Businesses Helping Businesses


The Greater Fountain Hills Business Alliance, formed in November 2011 to fill needs of small businesses, will soon become a memory.

The all-volunteer business organization will stop operating June 30.
“We feel we have successfully fulfilled what we set out to do,” the nine-member board of directors said in a May 7 letter to members.

“We feel our efforts led to a new beginning for our local Chamber of Commerce and even how the leaders at Town Hall view our business community.”
Alliance chair John Gibson said current membership numbers 61; at one time, membership reached 109.

A few business leaders, headed by Paul Smith, created the Alliance to serve businesses in Fountain Hills, The Verdes, Fort McDowell Yavapai Nation and Goldfield Ranch.
“Our co-founders felt it was important to identity, develop and executive pro-business activities and events that support many of our local business by driving new business and visibility in to your places of business,” the board statement read.

The alliance introduced the concept of Cash Mobs, a highly popular activity where “mobsters” invaded a business. Members were encouraged to spend at least $10 to show the impact of shopping locally. After the shopping spree, the mobsters proceeded to a restaurant to socialize, network and enjoy refreshments. Introduced in March 2012, hometown businesses benefited from $12,495 spent by 463 individuals during Cash Mobs.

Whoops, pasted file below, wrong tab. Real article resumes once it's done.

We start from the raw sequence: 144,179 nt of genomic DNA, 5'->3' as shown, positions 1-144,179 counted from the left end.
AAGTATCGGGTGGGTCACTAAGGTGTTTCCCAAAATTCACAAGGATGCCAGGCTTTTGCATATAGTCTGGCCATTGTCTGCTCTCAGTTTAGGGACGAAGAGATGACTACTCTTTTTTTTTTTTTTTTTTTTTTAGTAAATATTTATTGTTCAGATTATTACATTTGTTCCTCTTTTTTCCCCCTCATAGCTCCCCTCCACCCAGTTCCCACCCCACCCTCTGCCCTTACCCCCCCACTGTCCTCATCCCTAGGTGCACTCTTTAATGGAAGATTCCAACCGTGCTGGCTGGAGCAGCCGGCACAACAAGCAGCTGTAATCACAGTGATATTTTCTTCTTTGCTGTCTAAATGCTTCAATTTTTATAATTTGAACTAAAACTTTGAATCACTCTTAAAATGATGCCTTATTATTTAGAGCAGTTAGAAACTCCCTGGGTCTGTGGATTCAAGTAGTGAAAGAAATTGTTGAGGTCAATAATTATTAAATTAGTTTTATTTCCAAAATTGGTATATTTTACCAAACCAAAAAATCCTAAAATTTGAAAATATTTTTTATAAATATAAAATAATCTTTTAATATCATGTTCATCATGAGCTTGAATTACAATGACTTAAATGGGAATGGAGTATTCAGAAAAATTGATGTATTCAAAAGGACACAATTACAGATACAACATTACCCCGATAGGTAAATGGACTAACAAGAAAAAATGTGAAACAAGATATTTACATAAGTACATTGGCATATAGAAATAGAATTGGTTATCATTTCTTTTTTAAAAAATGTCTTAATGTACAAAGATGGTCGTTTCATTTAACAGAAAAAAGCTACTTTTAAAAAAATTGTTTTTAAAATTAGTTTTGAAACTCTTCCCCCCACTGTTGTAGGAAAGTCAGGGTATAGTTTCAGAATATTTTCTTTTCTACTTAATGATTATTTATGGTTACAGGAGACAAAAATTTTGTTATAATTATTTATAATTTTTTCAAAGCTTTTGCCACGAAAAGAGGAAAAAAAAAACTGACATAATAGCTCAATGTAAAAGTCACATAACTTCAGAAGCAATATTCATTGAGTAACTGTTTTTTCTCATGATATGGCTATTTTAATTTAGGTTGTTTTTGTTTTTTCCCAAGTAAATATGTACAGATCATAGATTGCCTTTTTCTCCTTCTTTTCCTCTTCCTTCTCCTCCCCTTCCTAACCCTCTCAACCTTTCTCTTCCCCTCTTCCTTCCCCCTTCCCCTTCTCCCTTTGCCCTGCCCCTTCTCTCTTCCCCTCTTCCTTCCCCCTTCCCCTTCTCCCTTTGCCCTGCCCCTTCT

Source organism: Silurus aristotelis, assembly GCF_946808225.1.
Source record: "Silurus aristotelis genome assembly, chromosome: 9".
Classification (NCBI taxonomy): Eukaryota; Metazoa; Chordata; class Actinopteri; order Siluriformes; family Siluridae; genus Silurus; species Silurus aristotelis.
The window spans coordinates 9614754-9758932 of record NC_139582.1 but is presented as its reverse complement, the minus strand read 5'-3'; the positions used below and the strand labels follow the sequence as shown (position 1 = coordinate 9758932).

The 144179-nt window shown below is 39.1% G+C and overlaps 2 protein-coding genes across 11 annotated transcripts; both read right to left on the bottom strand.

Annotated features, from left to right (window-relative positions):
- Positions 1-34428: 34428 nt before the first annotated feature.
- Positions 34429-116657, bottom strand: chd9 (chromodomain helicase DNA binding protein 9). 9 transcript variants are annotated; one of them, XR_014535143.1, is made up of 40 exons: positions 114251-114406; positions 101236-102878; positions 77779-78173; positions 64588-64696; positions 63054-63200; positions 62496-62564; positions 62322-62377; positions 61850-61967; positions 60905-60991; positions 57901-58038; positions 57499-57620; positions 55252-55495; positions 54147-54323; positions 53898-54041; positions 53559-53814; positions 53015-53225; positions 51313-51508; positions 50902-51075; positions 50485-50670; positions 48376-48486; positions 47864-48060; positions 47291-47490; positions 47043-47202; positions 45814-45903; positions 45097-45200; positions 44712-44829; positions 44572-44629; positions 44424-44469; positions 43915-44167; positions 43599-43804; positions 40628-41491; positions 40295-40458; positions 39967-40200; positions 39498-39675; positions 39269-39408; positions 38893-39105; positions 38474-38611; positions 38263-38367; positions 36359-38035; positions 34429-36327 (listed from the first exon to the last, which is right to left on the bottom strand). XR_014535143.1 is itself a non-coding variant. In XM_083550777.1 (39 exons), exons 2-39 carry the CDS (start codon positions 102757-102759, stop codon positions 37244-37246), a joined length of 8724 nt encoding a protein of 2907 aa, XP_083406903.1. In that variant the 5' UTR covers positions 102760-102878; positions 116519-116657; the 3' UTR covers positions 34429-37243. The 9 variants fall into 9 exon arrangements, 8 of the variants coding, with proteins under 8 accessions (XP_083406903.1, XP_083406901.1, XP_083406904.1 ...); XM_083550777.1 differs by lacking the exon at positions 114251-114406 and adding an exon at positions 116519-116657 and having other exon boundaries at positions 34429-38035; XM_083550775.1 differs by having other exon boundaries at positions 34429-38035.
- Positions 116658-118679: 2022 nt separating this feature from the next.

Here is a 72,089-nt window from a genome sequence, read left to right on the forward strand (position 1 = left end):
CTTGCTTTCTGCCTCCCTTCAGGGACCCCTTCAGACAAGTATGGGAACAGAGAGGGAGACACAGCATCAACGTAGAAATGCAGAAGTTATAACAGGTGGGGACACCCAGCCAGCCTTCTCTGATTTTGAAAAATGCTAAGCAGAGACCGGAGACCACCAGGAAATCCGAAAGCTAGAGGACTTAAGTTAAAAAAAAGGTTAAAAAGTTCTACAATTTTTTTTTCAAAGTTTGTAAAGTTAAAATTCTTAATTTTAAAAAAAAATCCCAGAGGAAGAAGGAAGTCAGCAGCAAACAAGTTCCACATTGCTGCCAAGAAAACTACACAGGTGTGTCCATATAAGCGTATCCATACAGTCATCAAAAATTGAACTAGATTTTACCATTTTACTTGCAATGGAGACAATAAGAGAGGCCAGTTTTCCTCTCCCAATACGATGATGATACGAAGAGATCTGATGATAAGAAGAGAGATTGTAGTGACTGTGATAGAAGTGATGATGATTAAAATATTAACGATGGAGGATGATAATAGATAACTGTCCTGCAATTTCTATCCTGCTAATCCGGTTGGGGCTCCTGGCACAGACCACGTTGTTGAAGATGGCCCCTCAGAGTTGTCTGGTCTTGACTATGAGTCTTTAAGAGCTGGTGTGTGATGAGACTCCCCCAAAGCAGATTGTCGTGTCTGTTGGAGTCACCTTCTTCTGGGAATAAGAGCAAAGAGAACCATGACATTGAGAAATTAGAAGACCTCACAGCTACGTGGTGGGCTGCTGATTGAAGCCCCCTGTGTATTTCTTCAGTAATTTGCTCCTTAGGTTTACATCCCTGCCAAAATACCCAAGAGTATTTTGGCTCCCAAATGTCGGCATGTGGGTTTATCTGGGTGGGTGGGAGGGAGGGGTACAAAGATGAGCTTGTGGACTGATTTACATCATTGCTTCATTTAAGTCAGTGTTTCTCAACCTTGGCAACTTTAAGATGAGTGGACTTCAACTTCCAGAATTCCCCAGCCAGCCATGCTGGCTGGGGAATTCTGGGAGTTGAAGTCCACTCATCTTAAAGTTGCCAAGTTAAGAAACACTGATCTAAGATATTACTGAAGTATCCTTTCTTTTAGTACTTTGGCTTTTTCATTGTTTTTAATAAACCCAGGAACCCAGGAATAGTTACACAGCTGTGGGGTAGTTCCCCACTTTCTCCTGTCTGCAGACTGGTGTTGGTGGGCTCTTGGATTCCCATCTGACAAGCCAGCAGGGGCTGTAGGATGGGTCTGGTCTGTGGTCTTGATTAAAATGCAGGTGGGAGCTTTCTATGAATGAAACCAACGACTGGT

More recently, the alliance switched its focus to strengthening business education and networking opportunities. Monthly “Lunch and Learn” workshops featured experts on various business-related topics, such as town economic development objectives, identity theft, risk management, and website and social media outlets.

The alliance sponsored a marketplace to showcase home-based and non-retail member businesses.

The Alliance established a partnership with JumpStartBiz, a business accelerator that helps develop jobs and economic growth.

As a non-profit organization, the alliance is required to donate remaining money in its treasury to another non-profit group, said Gibson.